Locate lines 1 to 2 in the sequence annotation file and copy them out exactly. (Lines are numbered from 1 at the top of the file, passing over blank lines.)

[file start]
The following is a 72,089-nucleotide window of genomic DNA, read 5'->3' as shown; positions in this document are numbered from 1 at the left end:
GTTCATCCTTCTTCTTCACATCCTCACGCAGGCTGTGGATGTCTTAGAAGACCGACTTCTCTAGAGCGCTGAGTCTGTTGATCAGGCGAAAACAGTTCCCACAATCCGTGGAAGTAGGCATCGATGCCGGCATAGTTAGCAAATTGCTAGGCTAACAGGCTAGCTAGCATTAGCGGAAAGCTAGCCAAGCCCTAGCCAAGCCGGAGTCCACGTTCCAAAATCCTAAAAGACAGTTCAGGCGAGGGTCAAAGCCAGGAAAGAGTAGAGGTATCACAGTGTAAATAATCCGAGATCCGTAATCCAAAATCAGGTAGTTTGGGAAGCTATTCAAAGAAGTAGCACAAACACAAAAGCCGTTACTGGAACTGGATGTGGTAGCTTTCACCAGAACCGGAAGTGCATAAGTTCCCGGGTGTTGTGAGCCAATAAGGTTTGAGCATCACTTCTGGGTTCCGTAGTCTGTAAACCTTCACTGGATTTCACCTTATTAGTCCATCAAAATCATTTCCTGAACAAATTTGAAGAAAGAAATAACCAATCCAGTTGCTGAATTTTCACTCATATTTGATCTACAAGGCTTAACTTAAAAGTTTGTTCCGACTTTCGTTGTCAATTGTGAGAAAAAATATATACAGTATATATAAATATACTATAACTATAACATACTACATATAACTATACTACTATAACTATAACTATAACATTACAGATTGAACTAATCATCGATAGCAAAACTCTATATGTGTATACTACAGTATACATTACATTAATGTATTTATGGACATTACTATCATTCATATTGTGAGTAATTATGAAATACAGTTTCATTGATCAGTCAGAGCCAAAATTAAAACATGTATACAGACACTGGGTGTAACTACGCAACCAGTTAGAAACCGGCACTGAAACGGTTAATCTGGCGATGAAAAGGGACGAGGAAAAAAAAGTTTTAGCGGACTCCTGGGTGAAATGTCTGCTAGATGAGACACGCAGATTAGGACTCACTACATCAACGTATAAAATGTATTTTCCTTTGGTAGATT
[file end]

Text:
The following is a 72,089-nucleotide window of genomic DNA, read 5'->3' as shown; positions in this document are numbered from 1 at the left end:
GTTCATCCTTCTTCTTCACATCCTCACGCAGGCTGTGGATGTCTTAGAAGACCGACTTCTCTAGAGCGCTGAGTCTGTTGATCAGGCGAAAACAGTTCCCACAATCCGTGGAAGTAGGCATCGATGCCGGCATAGTTAGCAAATTGCTAGGCTAACAGGCTAGCTAGCATTAGCGGAAAGCTAGCCAAGCCCTAGCCAAGCCGGAGTCCACGTTCCAAAATCCTAAAAGACAGTTCAGGCGAGGGTCAAAGCCAGGAAAGAGTAGAGGTATCACAGTGTAAATAATCCGAGATCCGTAATCCAAAATCAGGTAGTTTGGGAAGCTATTCAAAGAAGTAGCACAAACACAAAAGCCGTTACTGGAACTGGATGTGGTAGCTTTCACCAGAACCGGAAGTGCATAAGTTCCCGGGTGTTGTGAGCCAATAAGGTTTGAGCATCACTTCTGGGTTCCGTAGTCTGTAAACCTTCACTGGATTTCACCTTATTAGTCCATCAAAATCATTTCCTGAACAAATTTGAAGAAAGAAATAACCAATCCAGTTGCTGAATTTTCACTCATATTTGATCTACAAGGCTTAACTTAAAAGTTTGTTCCGACTTTCGTTGTCAATTGTGAGAAAAAATATATACAGTATATATAAATATACTATAACTATAACATACTACATATAACTATACTACTATAACTATAACTATAACATTACAGATTGAACTAATCATCGATAGCAAAACTCTATATGTGTATACTACAGTATACATTACATTAATGTATTTATGGACATTACTATCATTCATATTGTGAGTAATTATGAAATACAGTTTCATTGATCAGTCAGAGCCAAAATTAAAACATGTATACAGACACTGGGTGTAACTACGCAACCAGTTAGAAACCGGCACTGAAACGGTTAATCTGGCGATGAAAAGGGACGAGGAAAAAAAAGTTTTAGCGGACTCCTGGGTGAAATGTCTGCTAGATGAGACACGCAGATTAGGACTCACTACATCAACGTATAAAATGTATTTTCCTTTGGTAGATT